Saturday, December 26, 2009

DTN News: Did U.S. Men In Pakistan Target Nuke Site?

DTN News: Did U.S. Men In Pakistan Target Nuke Site? *Pakistan Has Made Varied Claims about DC-Area Men Arrested This Month; Say They Had Maps of Nuclear Power Facility
*Source: DTN News / CBS & AP (NSI News Source Info) ISLAMABAD, Pakistan - December 27, 2009: Police are trying to determine whether five Americans detained in Pakistan had planned to attack a complex that houses nuclear power facilities. The young Muslim men, who are from the Washington, D.C., area, were picked up in Pakistan earlier this month in a case that has spurred fears that Westerners are traveling to the South Asian country to join militant groups.
Pakistani police and government officials have made a series of escalating and, at times, seemingly contradictory allegations about the men's intentions, while U.S. officials have been far more cautious, though they, too, are looking at charging the men.
A Pakistani government official alleged Saturday that the men had established contact with Taliban commanders and planned to attack sites in Pakistan. Earlier, however, local police accused the men of intending to fight in Afghanistan after meeting militant leaders.
The men had a map of Chashma Barrage, a complex that along with nuclear power facilities houses a water reservoir and other structures, said Javed Islam, a senior police official in the Sargodha area of Punjab province. He stressed the men were not carrying a specific map of any nuclear power plant, but rather the whole of Chashma Barrage.
The detained men also had exchanged e-mails about the area, Islam said. "We are also working to retrieve some of the deleted material in their computers," he said.
Pakistan has a nuclear weapons arsenal, but it also has nuclear power plants for civilian purposes. Any nuclear activity in Pakistan tends to come under scrutiny because of the South Asian nation's past history of leaking sensitive nuclear secrets due to the actions of the main architect of its atomic weapons program, Abdul Qadeer Khan.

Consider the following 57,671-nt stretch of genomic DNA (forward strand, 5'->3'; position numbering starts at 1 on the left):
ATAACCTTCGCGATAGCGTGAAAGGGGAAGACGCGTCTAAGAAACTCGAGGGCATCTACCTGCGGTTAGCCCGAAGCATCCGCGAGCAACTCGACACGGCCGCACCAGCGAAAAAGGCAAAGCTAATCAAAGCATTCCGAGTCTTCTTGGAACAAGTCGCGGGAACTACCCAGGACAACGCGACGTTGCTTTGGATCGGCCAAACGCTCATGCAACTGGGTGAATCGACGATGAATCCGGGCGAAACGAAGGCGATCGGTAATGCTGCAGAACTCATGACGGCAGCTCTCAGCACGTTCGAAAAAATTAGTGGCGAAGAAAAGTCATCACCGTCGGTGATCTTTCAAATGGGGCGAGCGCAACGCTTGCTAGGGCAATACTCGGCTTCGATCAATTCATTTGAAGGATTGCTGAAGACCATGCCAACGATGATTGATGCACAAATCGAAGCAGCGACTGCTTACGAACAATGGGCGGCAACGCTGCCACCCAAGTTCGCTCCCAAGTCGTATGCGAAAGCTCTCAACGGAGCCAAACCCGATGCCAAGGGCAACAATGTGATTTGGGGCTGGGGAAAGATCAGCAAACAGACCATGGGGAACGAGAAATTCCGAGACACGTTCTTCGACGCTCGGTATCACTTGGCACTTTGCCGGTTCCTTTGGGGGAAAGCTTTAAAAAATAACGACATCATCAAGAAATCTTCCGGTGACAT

But as militancy has spread in Pakistan, officials have repeatedly insisted the nuclear weapons program is safe. Pakistani police plan to recommend that courts charge the five men with collecting and attempting to collect material to carry out terrorist activities in Pakistan, police official Nazir Ahmad told The Associated Press.
The punishments for those charges range from seven years to life in prison, he said. Officials in both countries have said they expected the men would eventually be deported back to the United States, but charging the men in Pakistan could delay that process.
Pakistan's legal system can be slow and opaque. In an interview with The Associated Press on Saturday, Punjab province Law Minister Rana Sanaullah said the men had established contact with Taliban commanders.
Watch CBS News Videos OnlineHe said they had planned to meet Pakistani Taliban chief Hakimullah Mehsud and his deputy Qari Hussain in Pakistan's tribal regions before going on to attack sites inside Pakistan. The nuclear power plant "might have been" one of the targets, Sanaullah alleged.
The FBI, whose agents have been granted some access to the men, is looking into what potential charges they could face in the U.S. Possibilities include conspiracy to provide material support to a terrorist group.
The U.S. Embassy has declined to comment on the potential charges and would not say what efforts Washington was making to bring the men back. The five were arrested in Sargodha earlier this month, but are being held in Lahore, the capital of Punjab province.
In Islamabad, it was a political bombshell that dominated the news this week, reports CBS News correspondent Terry McCarthy. A Supreme Court decision has left over 150 politicians - including four cabinet ministers - open to investigation on corruption charges. Defense Minister Ahmed Mukhtar is on the list.
He says he is innocent. He was meant to go on an official visit to China last week, but was prevented from leaving the country.